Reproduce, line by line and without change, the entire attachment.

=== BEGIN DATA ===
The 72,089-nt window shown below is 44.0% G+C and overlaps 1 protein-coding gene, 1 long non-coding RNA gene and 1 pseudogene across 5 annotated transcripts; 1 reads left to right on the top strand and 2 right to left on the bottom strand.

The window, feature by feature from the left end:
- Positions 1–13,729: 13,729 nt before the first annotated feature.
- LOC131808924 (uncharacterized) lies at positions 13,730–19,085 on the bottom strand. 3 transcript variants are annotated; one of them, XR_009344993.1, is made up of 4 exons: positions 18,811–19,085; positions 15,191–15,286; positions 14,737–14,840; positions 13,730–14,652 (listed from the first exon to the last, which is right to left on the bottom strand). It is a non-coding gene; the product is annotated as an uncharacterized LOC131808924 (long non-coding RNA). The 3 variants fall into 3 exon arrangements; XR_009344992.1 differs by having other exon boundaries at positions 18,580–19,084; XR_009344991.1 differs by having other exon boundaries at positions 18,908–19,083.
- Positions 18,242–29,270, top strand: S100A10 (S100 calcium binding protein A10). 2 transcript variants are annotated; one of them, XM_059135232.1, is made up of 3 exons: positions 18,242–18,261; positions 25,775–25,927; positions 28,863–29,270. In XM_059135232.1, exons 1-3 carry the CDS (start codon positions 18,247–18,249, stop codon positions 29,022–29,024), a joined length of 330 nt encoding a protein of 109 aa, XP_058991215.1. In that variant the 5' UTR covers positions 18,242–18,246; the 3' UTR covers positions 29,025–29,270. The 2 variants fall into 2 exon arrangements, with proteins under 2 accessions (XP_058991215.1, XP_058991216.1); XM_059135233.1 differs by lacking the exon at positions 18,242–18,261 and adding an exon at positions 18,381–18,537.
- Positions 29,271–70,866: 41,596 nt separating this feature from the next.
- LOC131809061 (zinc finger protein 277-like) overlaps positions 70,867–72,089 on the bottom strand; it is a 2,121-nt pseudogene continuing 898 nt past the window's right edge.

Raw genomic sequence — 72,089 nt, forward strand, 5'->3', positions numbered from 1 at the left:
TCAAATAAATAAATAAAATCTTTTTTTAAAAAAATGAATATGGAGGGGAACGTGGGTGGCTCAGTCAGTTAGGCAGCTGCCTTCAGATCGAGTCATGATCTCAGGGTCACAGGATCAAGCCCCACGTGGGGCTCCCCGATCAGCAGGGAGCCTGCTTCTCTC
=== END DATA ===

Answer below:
The 72,089-nt window shown below is 44.0% G+C and overlaps 1 protein-coding gene, 1 long non-coding RNA gene and 1 pseudogene across 5 annotated transcripts; 1 reads left to right on the top strand and 2 right to left on the bottom strand.

The window, feature by feature from the left end:
- Positions 1–13,729: 13,729 nt before the first annotated feature.
- LOC131808924 (uncharacterized) lies at positions 13,730–19,085 on the bottom strand. 3 transcript variants are annotated; one of them, XR_009344993.1, is made up of 4 exons: positions 18,811–19,085; positions 15,191–15,286; positions 14,737–14,840; positions 13,730–14,652 (listed from the first exon to the last, which is right to left on the bottom strand). It is a non-coding gene; the product is annotated as an uncharacterized LOC131808924 (long non-coding RNA). The 3 variants fall into 3 exon arrangements; XR_009344992.1 differs by having other exon boundaries at positions 18,580–19,084; XR_009344991.1 differs by having other exon boundaries at positions 18,908–19,083.
- Positions 18,242–29,270, top strand: S100A10 (S100 calcium binding protein A10). 2 transcript variants are annotated; one of them, XM_059135232.1, is made up of 3 exons: positions 18,242–18,261; positions 25,775–25,927; positions 28,863–29,270. In XM_059135232.1, exons 1-3 carry the CDS (start codon positions 18,247–18,249, stop codon positions 29,022–29,024), a joined length of 330 nt encoding a protein of 109 aa, XP_058991215.1. In that variant the 5' UTR covers positions 18,242–18,246; the 3' UTR covers positions 29,025–29,270. The 2 variants fall into 2 exon arrangements, with proteins under 2 accessions (XP_058991215.1, XP_058991216.1); XM_059135233.1 differs by lacking the exon at positions 18,242–18,261 and adding an exon at positions 18,381–18,537.
- Positions 29,271–70,866: 41,596 nt separating this feature from the next.
- LOC131809061 (zinc finger protein 277-like) overlaps positions 70,867–72,089 on the bottom strand; it is a 2,121-nt pseudogene continuing 898 nt past the window's right edge.

Raw genomic sequence — 72,089 nt, forward strand, 5'->3', positions numbered from 1 at the left:
TCAAATAAATAAATAAAATCTTTTTTTAAAAAAATGAATATGGAGGGGAACGTGGGTGGCTCAGTCAGTTAGGCAGCTGCCTTCAGATCGAGTCATGATCTCAGGGTCACAGGATCAAGCCCCACGTGGGGCTCCCCGATCAGCAGGGAGCCTGCTTCTCTC